An exploration well in the eastern deepwater Gulf of Mexico (GOM) is showing higher-than-expected natural gas pay, an Anadarko Petroleum Corp. executive said last week.

Senior Vice President Chuck Meloy, who runs worldwide operations for the Houston super independent, disclosed the news during a presentation at the Jefferies & Co. 2011 Global Energy Conference in Houston.

“Cheyenne East had 50 feet of high-quality natural gas pay, higher than our initial estimates,” Meloy said. Production is slated to ramp up in 2012.

Anadarko holds full interest in Cheyenne East, which is the first discovery announced by the company since the GOM deepwater drilling moratorium was lifted. A permit to drill the Cheyenne East well was the first one Anadarko obtained after the moratorium was lifted.

Anadarko had been a 25% stakeholder in BP plc’s doomed Macondo well, the blowout of which prompted the drilling moratorium.

Once Cheyenne East is producing, Anadarko plans to tie it into the Independence Hub, which flows gas from several deepwater GOM fields. The hub, in 8,000 feet of water on Mississippi Canyon Block 920, is operated by Anadarko and is able to produce up to 1 Bcf/d of gas. The hub, which is about 123 miles southeast of Biloxi, MS, is considered the largest deepwater gas production platform ever installed and the world’s largest offshore gas processing facility.

Gas production began at the Independence Hub in 2007 from the first of 15 subsea wells in 10 anchor fields. Enterprise Products Partners LLC in November reported that gas volumes from the hub and its connected Independence Trail pipeline were 429 billion Btu/d in 3Q2011, down from 489 billion Btu/d in 3Q2010.

In addition to Cheyenne East, Anadarko also is drilling the prospective Heidelberg and Nansen projects in the GOM deepwater, Meloy said. Assuming it can obtain new offshore permits from federal officials, Anadarko is planning a “big” program in 2012, he said.

The next “mega project” for Anadarko in the GOM is Lucius in Keathley Canyon Block 875, which holds more than 300 million boe of gross resources, Meloy said. Anadarko holds a 35% stake in Lucius, in which it partners with Apache Corp. and Plains Exploration & Production Co.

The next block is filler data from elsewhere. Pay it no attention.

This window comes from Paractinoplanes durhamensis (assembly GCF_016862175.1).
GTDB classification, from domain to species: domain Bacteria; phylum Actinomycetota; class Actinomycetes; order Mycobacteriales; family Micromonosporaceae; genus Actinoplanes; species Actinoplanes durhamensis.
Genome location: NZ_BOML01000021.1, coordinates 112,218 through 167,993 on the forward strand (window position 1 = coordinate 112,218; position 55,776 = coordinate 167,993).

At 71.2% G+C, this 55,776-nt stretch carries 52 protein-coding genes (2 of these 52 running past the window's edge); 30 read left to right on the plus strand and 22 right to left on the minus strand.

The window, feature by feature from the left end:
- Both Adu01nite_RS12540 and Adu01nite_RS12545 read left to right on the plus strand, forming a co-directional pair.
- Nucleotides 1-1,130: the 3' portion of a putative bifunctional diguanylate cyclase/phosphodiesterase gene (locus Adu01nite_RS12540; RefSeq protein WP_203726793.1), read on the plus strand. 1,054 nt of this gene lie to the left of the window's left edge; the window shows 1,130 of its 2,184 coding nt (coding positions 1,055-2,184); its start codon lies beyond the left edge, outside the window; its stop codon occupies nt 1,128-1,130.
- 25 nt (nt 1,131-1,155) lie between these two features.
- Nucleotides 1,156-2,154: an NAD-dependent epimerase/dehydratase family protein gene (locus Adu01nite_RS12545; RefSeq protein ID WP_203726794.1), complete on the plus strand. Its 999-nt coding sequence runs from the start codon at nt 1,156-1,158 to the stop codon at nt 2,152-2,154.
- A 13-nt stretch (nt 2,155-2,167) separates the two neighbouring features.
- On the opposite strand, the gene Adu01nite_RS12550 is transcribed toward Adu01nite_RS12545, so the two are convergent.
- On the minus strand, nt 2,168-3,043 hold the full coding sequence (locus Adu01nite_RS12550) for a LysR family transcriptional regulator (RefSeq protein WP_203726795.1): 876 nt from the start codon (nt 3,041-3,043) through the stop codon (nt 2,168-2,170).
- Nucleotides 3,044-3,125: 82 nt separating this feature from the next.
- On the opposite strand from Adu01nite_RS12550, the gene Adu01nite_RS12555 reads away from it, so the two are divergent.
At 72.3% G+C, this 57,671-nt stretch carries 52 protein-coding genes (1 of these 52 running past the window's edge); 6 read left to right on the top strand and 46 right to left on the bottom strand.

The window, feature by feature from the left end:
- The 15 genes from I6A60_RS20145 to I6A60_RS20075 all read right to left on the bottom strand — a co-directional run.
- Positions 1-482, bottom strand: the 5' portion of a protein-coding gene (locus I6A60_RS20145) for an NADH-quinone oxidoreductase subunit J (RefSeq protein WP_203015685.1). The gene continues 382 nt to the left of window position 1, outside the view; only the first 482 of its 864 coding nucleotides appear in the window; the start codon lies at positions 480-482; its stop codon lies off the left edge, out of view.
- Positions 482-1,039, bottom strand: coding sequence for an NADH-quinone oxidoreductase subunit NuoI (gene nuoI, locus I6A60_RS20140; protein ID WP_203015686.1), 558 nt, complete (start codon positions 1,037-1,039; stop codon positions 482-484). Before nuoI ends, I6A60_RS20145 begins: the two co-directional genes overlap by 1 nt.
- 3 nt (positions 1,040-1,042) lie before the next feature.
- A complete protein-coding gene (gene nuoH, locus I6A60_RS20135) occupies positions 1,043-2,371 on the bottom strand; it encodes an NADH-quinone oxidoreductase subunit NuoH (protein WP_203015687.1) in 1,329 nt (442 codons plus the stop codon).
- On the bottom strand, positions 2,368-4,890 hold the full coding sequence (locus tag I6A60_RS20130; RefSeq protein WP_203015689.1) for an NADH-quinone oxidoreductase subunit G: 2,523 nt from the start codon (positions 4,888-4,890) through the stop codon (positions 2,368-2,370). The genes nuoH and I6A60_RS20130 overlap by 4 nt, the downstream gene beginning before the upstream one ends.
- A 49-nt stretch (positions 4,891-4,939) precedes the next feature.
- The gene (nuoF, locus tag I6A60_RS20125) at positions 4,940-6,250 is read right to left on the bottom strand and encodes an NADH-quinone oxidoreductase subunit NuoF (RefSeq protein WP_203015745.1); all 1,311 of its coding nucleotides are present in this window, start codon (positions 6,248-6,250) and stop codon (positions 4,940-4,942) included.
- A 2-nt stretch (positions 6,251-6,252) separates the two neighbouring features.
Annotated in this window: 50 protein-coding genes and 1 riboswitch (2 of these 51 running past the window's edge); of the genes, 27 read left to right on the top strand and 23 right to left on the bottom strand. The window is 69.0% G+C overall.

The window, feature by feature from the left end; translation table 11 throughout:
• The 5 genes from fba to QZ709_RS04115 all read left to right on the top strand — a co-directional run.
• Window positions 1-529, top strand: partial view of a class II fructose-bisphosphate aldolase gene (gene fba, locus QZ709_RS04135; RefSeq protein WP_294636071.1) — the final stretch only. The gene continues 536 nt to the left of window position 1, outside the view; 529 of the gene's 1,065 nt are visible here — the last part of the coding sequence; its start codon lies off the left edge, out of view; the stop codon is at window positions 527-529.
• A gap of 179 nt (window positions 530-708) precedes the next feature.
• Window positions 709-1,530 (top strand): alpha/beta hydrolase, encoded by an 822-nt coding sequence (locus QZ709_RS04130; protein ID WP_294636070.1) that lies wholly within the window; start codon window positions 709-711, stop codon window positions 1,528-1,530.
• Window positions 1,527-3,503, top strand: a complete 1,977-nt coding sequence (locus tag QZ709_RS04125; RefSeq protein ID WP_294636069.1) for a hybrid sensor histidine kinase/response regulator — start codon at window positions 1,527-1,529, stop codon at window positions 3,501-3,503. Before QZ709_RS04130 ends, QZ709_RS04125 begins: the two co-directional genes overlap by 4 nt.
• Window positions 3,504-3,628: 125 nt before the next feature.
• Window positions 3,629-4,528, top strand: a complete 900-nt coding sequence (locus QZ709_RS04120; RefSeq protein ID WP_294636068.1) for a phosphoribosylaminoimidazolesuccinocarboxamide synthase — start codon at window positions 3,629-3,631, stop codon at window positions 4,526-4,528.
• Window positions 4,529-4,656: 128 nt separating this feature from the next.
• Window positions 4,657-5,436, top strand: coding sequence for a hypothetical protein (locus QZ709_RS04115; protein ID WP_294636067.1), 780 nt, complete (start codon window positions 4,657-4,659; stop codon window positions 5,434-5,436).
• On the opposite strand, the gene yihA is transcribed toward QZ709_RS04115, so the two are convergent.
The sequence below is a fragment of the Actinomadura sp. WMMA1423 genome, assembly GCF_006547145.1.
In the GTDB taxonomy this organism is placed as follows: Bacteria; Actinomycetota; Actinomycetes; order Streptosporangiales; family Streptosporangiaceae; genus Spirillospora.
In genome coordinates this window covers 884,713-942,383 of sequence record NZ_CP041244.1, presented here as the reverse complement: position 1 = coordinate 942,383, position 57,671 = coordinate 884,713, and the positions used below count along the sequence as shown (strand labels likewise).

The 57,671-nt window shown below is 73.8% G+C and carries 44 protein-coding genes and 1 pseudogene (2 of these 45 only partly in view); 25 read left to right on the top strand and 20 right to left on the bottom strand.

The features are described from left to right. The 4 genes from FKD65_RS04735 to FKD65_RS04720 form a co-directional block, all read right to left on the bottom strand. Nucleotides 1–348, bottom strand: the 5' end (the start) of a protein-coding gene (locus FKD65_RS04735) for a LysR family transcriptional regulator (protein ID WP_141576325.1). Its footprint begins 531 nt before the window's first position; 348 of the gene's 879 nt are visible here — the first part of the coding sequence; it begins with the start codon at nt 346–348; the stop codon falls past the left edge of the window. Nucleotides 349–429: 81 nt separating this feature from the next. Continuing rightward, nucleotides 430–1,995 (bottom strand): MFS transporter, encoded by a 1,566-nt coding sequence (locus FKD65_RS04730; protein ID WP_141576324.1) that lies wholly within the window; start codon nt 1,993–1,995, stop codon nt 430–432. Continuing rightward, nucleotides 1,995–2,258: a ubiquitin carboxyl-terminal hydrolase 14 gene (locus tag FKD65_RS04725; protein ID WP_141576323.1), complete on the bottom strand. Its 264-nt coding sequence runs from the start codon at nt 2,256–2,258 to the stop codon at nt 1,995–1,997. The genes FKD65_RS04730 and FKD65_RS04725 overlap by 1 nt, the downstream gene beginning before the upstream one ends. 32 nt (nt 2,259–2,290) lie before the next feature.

The partners and ExxonMobil Corp., which anchors other discoveries in Keathley Canyon, in July finalized a unitization agreement to jointly develop portions of the field (see NGI, July 25). Development of the massive project, which is estimated to cost $2 billion, is under way; the offshore platform will be able to produce 80,000 b/d of oil and 450 MMcf/d of gas, Meloy said.

First production from the Lucius facility is planned in 2014 and the region holds “additional exploration opportunities.”

The Cheyenne East discovery follow Anadarko’s announcement last week that it had doubled its estimates for natural gas in Offshore Area 1 from a discovery well offshore Mozambique after encountering gas at an appraisal well. The recoverable resource estimate was revised to 30 Tcf of gas from an earlier estimate of 15 Tcf.

The Mozambique discovery, which Anadarko operates with a 36.6% stake, may be among the most significant gas fields uncovered in the past 10 years, according to CEO Jim Hackett. Anadarko’s long-term strategy for the Mozambique prospect is to bring the gas to market by 2018 via a liquefied natural gas development facility. Initial plans are to construct two trains, which could be extended to six.

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